Okay, I’ve made it this far without covering Anthem since the VIP Demo and I really wanted to get about 20 more hours of play in before saying anything, or say nothing at all— but that’s not going to happen. I am faced with a new article or video bashing Anthem every time I look at my phone and after seeing a particular video yesterday and this reddit post today, I feel like it would be irresponsible for me to put it off any longer. This will be neither an Anthem take-down piece nor a glowing review. I have nothing to gain from praising Anthem and nothing to gain from destroying it. Gamers, we’ve got some issues and we need to get our shit together. Everyone knows EA needs to figure their mess out. Everyone knows that EA has made some questionable decisions the past few years and even gone as far as offended gamers with their practices. I’m not disputing that. I think many, probably a majority of people, would agree that Anthem could’ve and should’ve been cleaner and more polished at launch. I will even admit that I’ve personally considered Anthem a waste of $60 a few times while playing (or not playing) it, and I’ve read many comments across many forums repeating that consideration. But here’s the thing, I don’t think it’s generally a bad game and I’m not mad at EA or BioWare. I’m upset with myself. The dissonance lies between my own expectations, my experience, and my opinion. The game developers didn’t blatantly lie about anything. They gave us four different playable demos prior to launch (yes, it’s absurdly complicated with ea access but the opportunity was still there) and we still bought the game. Yes, some of those demos were locked behind chance or $5 for preorders or memberships but there was also an open demo available to everyone. It was marketed as a looter shooter with some novel ideas and that’s exactly what it is. They openly showed us their cards before the hand was done and we went all in anyway. And if any of you are thinking, “yeah, but the demos were broken and we didn’t really get to play the game.” That’s an extreme example of the exact point I’m trying to make. Their way of letting us play the game early wasn’t functional for many people and yet for some reason we didn’t adjust our expectations or requests— and we still struggle to separate the two. I’ve seen many people say that it’s unacceptable to release a game in Anthem’s launch state, and while I don’t fundamentally disagree, we have all proven otherwise because we continue to buy the game, play the game, and buy the next game the studio makes that has hype. We can’t vocalize that something is unacceptable and then prove, monetarily, that it is, in fact, acceptable. And we need to take responsibility for that. I understand it isn’t easy to take that responsibility. I did, in my first run through of Anthem’s critical path, lash out (with many expletives while playing) towards EA and BioWare for making a narrative I was unable to connect with and a game that I didn’t enjoy that much. I was mad at them for releasing a game that needed more work. But it’s not their fault that it doesn’t appeal to my taste. Most of the DCD squad loves Anthem. A massive amount of people love Anthem. And it’s utterly ridiculous for me to constantly hate on game developers for appealing to the masses at the cost of identity but then be angry at a group of game makers for making a game that I don’t find very appealing. It’s totally unfair to rage at a company for pushing back release dates and then rage some more for releasing an unfinished game. It’s totally poisonous to get upset with developers for not being responsive in forums but then spewing hate and irrational criticism at them when they try to use the forums. And ultimately it’s irrational, unhelpful, unnecessary, and rude to ask for a studio to be responsive to your feedback and fix the game but then be upset when they do exactly what you’ve asked for. We don’t know what goes on at the studio. There are some long term goals they have to keep from us for our enjoyment and hype in the long term. Transparency is infinitely important but surprise is also an integral part of the live-service model. Their loot system is intricate and could be made and balanced in a way that prepares for future endgame events that are incredibly fun and worth the wait. We do not know. But as gamers, for some reason, we fail to take responsibility for our own mistakes, and we ask for impossible things without having an iota of patience. These people make games for us and often we just destroy them. Yes, of course we pay for the games but every service in the world makes money off of us and these people chose to make games for a living. Can we just try to cut them some slack. Try to be as open-minded as we want them to be. Can we try to have fun without feeling like we’re entitled to have every game in existence tailor-made for us?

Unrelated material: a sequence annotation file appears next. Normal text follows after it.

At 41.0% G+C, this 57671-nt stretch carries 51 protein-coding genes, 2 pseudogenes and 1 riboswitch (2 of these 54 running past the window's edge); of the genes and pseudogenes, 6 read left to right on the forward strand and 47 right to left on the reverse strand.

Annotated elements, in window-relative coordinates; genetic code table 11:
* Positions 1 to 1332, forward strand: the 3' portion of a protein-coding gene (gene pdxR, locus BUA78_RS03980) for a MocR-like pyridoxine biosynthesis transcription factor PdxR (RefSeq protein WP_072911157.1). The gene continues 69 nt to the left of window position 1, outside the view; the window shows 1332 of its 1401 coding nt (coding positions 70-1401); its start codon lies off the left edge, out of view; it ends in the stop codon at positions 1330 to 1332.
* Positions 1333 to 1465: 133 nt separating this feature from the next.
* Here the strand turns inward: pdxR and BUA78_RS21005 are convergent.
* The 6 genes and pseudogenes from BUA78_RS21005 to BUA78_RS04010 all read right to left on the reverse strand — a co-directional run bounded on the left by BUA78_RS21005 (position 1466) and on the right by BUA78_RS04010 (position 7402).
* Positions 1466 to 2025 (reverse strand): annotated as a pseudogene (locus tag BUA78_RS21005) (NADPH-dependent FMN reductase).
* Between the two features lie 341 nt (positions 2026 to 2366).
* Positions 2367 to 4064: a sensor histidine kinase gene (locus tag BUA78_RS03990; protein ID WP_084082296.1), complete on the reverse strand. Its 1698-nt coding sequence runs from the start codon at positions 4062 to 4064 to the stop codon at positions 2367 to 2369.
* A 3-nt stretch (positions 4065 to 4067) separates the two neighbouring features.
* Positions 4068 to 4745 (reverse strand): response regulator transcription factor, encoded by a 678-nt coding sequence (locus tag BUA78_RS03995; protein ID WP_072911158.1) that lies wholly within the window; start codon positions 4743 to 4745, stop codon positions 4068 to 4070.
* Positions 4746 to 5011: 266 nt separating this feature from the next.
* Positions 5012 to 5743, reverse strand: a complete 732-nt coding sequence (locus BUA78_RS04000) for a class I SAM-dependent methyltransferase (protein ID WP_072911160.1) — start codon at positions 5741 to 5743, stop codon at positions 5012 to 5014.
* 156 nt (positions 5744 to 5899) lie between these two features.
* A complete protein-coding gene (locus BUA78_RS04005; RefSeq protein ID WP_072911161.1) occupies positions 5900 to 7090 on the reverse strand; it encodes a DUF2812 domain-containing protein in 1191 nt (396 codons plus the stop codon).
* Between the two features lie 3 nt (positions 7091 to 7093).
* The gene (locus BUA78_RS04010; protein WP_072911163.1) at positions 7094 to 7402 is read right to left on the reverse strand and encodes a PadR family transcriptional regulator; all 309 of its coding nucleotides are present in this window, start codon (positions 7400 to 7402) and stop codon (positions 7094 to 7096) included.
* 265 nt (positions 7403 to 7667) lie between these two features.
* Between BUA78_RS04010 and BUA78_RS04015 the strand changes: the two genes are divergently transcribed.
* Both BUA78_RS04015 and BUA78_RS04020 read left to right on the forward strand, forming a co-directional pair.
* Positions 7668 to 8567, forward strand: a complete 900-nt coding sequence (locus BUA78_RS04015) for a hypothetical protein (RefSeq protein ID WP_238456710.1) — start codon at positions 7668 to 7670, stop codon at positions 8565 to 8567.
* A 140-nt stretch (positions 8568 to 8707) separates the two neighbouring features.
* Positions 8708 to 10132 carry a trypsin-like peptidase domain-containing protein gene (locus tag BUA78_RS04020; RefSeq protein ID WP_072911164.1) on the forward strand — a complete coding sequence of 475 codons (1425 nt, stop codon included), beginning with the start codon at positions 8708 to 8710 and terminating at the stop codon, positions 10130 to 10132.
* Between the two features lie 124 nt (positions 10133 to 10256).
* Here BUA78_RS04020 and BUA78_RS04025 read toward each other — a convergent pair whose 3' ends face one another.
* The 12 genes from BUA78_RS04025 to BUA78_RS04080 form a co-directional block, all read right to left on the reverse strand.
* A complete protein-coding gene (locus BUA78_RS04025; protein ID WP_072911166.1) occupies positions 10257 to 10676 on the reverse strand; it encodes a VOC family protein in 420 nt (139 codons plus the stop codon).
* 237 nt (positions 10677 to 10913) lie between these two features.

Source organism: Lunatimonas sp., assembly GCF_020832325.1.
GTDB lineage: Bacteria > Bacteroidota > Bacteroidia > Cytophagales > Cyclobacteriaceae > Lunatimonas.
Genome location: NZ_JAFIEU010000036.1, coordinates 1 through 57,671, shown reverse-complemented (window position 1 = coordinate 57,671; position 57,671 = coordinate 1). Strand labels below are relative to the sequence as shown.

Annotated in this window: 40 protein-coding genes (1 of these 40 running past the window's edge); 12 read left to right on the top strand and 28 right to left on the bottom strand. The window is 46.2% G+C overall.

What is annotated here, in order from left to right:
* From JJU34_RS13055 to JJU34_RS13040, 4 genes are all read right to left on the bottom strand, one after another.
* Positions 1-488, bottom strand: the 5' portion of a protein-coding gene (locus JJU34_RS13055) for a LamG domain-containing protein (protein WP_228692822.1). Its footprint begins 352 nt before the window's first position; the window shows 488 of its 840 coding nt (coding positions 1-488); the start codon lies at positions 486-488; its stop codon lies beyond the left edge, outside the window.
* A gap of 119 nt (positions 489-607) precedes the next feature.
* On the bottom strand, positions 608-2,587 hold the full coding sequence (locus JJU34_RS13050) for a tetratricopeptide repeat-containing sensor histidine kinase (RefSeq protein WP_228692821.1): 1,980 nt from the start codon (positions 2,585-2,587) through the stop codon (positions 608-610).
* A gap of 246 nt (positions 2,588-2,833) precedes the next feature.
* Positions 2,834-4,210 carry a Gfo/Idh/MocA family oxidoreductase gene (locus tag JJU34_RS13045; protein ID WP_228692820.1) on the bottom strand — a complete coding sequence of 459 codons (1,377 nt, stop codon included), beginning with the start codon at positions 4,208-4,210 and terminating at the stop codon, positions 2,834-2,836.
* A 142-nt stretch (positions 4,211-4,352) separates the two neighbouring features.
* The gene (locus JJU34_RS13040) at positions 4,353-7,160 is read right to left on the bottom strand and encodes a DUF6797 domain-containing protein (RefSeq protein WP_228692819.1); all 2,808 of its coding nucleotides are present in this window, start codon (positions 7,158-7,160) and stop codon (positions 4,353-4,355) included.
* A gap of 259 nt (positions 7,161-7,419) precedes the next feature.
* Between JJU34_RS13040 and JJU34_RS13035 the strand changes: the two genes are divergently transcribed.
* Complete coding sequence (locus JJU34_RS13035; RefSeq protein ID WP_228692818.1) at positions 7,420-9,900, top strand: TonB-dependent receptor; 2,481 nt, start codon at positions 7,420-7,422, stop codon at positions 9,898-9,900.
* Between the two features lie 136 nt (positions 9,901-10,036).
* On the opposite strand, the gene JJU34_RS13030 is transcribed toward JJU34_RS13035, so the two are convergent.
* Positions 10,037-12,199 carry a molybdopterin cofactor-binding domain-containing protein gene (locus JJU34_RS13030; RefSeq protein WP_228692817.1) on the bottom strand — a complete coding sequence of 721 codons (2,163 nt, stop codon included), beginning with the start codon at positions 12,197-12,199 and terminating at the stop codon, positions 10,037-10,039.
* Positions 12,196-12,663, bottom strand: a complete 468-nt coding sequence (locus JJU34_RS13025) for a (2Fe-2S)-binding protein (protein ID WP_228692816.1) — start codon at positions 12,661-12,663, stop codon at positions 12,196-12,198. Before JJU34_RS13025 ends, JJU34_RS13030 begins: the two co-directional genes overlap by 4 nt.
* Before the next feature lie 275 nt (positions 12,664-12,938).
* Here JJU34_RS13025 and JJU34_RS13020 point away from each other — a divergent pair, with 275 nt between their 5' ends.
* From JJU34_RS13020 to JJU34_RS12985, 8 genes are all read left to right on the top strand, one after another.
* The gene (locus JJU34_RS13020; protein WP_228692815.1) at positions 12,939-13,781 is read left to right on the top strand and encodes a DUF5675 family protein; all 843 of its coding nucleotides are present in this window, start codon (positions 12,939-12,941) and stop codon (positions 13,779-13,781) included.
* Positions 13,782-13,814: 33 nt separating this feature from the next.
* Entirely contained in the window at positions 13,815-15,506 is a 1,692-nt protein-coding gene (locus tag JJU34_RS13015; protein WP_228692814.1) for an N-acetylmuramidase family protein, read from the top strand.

Having fun. Sharing in our passion across games, devices, boundaries, and boarders. That’s what it’s all about— can we get back to that, please?
Just to be clear: Open World Games, the channel housing the video I linked, is generally a great channel. I often use it for quick, informative breakdowns of stories and they're usually quite emblematic of the community's consensus in such matters-- this time it just happened to be representative of what I consider a problem. And for the reddit post, I'm not saying that specific user is the heart of the problem. Many of their points are actually reasonable and at the very least, time-consuming and effortful. But some of their points are exemplary of what I'm talking about and if you peruse the forum you'll find more examples.